The judicial branch is the only branch of the federal government in which none of its members are elected. In addition, federal judges have lifetime tenure as long as they exhibit “good behavior.” Consequently, how they are selected is of great importance.
The president nominates federal judges. There are no constitutionally mandated qualifications for nomination or appointment as a federal judge. There have been judges and justices who were not attorneys, though more recently they almost always have extensive legal training. Presidents tend to nominate judges who are presumed to share the president’s politics. However, a number of supreme court justices have famously decided cases inconsistent with the politics of the president who appointed the justice.
Judges are appointed with “the advice and consent” of the Senate. After a president nominates a person to the federal bench, the Senate conducts hearings to decided whether or not to confirm a nominee. Nominees appear before the Senate and are questioned, while that is not required under the Constitution, nor has it been a consistent practice since the Founding. Senators may vote for or against nominees for any reason they choose. Often during the nomination and confirmation process, many individuals and organizations express opinions on the nominee. As one might expect, confirmation hearings have been somewhat contentious in recent years, and a number of nominees have been rejected by the Senate over the country’s history.
Lifetime appointment serves to insulate the justices from outsides influence, however, presidents have occasionally sought to influence justices. Indeed, President Franklin Roosevelt’s court packing plan in 1937 was an attempt to influence the federal judiciary. Roosevelt proposed adding members to the Supreme Court, since the Constitution does not set the number of justices. The “court packing plan” was conceived to counter the influence of conservative justices who were hostile to New Deal legislation. The plan was met with broad resistance and was not adopted. However, President Roosevelt made his point, and soon after his court packing plan the Supreme Court began upholding New Deal legislation rather than striking it down.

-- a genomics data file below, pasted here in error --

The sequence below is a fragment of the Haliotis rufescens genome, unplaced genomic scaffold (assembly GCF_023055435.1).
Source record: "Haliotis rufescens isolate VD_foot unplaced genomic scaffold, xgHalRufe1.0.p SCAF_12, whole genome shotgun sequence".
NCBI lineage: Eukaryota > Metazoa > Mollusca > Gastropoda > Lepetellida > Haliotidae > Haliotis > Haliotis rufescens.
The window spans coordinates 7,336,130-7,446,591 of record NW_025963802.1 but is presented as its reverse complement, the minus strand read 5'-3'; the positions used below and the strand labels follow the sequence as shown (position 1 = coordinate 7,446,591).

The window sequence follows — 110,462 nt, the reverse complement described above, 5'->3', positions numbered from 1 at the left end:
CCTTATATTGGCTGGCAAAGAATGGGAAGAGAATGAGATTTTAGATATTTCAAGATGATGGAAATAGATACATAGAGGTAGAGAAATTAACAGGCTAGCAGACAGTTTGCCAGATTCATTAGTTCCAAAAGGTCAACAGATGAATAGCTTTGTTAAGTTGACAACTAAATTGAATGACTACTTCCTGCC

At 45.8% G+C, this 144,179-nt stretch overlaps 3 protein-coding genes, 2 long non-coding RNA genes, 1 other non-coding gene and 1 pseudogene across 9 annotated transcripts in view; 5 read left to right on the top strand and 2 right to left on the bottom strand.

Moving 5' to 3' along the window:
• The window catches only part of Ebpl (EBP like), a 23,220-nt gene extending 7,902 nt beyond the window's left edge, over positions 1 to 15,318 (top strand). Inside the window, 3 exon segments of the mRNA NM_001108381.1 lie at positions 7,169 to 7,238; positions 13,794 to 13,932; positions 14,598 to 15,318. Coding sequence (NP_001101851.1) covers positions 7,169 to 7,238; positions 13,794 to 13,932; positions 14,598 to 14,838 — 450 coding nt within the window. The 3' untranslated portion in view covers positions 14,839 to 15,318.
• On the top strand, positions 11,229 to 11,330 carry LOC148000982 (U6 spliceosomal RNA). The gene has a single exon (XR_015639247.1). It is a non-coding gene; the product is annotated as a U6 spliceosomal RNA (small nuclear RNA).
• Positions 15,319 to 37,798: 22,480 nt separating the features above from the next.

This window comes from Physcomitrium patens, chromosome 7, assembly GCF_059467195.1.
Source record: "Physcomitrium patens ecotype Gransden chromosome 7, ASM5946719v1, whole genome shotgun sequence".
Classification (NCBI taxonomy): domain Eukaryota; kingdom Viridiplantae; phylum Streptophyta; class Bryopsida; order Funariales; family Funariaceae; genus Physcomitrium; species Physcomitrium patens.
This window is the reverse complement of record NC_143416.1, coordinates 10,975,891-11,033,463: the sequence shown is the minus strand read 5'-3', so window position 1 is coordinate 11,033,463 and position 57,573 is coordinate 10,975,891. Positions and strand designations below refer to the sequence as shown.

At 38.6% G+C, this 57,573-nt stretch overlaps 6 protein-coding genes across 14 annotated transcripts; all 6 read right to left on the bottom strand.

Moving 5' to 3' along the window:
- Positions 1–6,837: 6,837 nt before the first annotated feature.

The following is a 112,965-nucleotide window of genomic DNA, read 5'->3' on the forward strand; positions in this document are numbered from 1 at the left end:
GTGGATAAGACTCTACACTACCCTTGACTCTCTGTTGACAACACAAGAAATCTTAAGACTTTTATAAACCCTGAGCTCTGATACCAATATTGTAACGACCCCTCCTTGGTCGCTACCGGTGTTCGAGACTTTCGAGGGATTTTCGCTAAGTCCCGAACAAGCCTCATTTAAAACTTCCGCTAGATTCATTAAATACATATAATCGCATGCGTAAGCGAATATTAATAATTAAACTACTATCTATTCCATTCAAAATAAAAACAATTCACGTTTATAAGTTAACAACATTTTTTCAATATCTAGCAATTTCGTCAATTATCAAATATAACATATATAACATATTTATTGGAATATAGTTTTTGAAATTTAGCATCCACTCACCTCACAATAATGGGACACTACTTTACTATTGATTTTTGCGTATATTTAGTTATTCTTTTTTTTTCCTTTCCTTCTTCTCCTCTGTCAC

Federal judicial appointments are essentially lifetime appointments barring impeachment and removal. Over the course of our history there have only been a handful of successful impeachments of federal judges. This is designed to insulate judges from politics and assure independence. The Constitution indicates textually that judges serve during “good behavior,” but it does not indicate what behaviors would constitute grounds for removal.
Once appointed, a federal judge may be impeached and removed. Samuel Chase has the distinction of being the only supreme court justice to have been impeached. Chase avoided removal when he was narrowly acquitted of charges by the Senate in 1805. Several judges from the federal trial and appellate courts have been impeached and removed. The most recent was Judge G. Thomas Porteous from Louisiana in 2010.